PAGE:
From the Fine Art Connoisseur March/April 2021 Editor’s Note:
Collecting for the Right Reasons
My favorite issue of the year is the one that highlights real-world collectors of contemporary realist art. This is that issue, and we hope you will enjoy “meeting” the individuals and couples who have so generously opened their doors. These folks now join 72 others we have profiled since 2015, and we are honored and grateful to welcome them to this community.
Why do we do this? First, people need role models, in any walk of life. We play football better after watching Tom Brady, and we cook more effectively after Rachael Ray demonstrates the recipe. It’s harder with art collecting because there is no single way to do it, and unfortunately the best-known collectors are financiers and movie stars paying millions at auction for a Koons or a KAWS.
Good for them, but that’s collecting warehoused-investment assets with your ears, not art-to-live-with with your eyes. I’m far more intrigued by celebrities who collect items of comparatively low value: just for example, Tom Hanks buys antique typewriters, Angelina Jolie goes for medieval and Renaissance knives, and Claudia Schiffer seeks out mounted beetles, butterflies, and spiders.
Great, but this is a fine art magazine, and besides, buying anything when you’re a hundred-millionaire is not particularly difficult. The real trick is to buy wonderful “unbranded” art on a regular budget, away from the lime-light and the art advisers who think about this stuff all day. The folks highlighted in this issue buy art with their eyes and hearts, living with and enjoying it, sometimes enhancing their lives further by getting to know the artists who made it.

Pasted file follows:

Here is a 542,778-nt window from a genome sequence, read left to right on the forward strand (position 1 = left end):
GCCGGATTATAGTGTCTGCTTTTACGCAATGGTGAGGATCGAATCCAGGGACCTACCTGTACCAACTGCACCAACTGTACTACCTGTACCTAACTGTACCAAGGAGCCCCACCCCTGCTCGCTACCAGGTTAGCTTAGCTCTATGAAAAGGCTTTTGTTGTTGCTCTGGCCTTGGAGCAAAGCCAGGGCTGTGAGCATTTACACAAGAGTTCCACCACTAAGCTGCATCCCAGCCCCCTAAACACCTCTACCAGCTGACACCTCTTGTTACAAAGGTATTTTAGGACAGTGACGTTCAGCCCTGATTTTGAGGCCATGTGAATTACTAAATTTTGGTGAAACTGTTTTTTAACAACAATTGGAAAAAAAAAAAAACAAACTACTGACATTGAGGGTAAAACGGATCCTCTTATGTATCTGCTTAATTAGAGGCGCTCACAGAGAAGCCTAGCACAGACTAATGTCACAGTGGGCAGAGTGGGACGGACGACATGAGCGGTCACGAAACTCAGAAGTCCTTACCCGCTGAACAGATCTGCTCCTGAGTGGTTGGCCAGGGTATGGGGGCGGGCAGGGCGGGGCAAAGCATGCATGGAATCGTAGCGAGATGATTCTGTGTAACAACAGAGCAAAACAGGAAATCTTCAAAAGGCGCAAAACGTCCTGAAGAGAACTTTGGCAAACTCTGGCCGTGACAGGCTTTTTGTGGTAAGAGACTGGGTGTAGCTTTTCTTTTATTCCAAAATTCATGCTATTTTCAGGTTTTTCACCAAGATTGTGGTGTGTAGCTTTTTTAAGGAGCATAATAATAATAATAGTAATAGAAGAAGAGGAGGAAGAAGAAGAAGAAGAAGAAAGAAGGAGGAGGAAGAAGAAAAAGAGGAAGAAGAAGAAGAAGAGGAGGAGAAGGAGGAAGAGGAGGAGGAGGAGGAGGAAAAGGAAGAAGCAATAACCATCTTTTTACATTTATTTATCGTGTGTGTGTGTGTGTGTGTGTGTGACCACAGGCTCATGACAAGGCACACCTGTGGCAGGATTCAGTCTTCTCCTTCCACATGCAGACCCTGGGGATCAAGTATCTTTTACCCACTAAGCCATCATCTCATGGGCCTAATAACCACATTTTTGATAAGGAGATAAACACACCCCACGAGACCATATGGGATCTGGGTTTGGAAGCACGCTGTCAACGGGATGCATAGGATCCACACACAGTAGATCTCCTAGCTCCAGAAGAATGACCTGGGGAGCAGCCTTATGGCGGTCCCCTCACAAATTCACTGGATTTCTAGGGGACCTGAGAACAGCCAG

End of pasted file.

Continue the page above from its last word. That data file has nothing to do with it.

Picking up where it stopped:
The hardest step in this issue’s preparation is asking the collectors to choose just two artworks to illustrate in their profiles. That’s like choosing among your kids, but the collectors do it bravely, and they understand why we ask them to. It’s simple: we can dedicate only two pages to each collector, and if we were to fill them with seven or eight “favorite” images, there wouldn’t be room for the words. Besides, each artwork would look more like a postage stamp than a painting. And so we go smaller (in number) and bigger (in photo size), reminding everyone that these two images don’t represent the whole collection, only evoke it.
Finally, two practical points. First, to the artists: never let your artwork leave the studio without photographing it to a high (publishable) standard. Artworks are your legacy, and if you don’t record them properly for future reference, you are trusting your legacy to a world that will never care like you do. While preparing our collector issues, I have been shocked by the difficulty of rounding up good photos of artworks. One cannot expect every collector to have great shots (though their insurers would appreciate that), but surprisingly few artists have them either.
Second, please note the lively profile of Toni Moran in this issue. She underscores how important it is for collectors to document the artworks they own, including photographing them. And once you’ve done that, I ask you to consider sharing the images with museum curators and living artists. This can now be done via at least two firms: Vastari and Artwork Archive.
Both offer safe, discreet ways to let “the right people” know what you have so they can research, publish, and perhaps borrow your art. It costs very little, and joining the network is an ideal way to connect with others who love art, too.
Thank you again to our wonderful collectors and artists for all they contribute to the vitality of our field.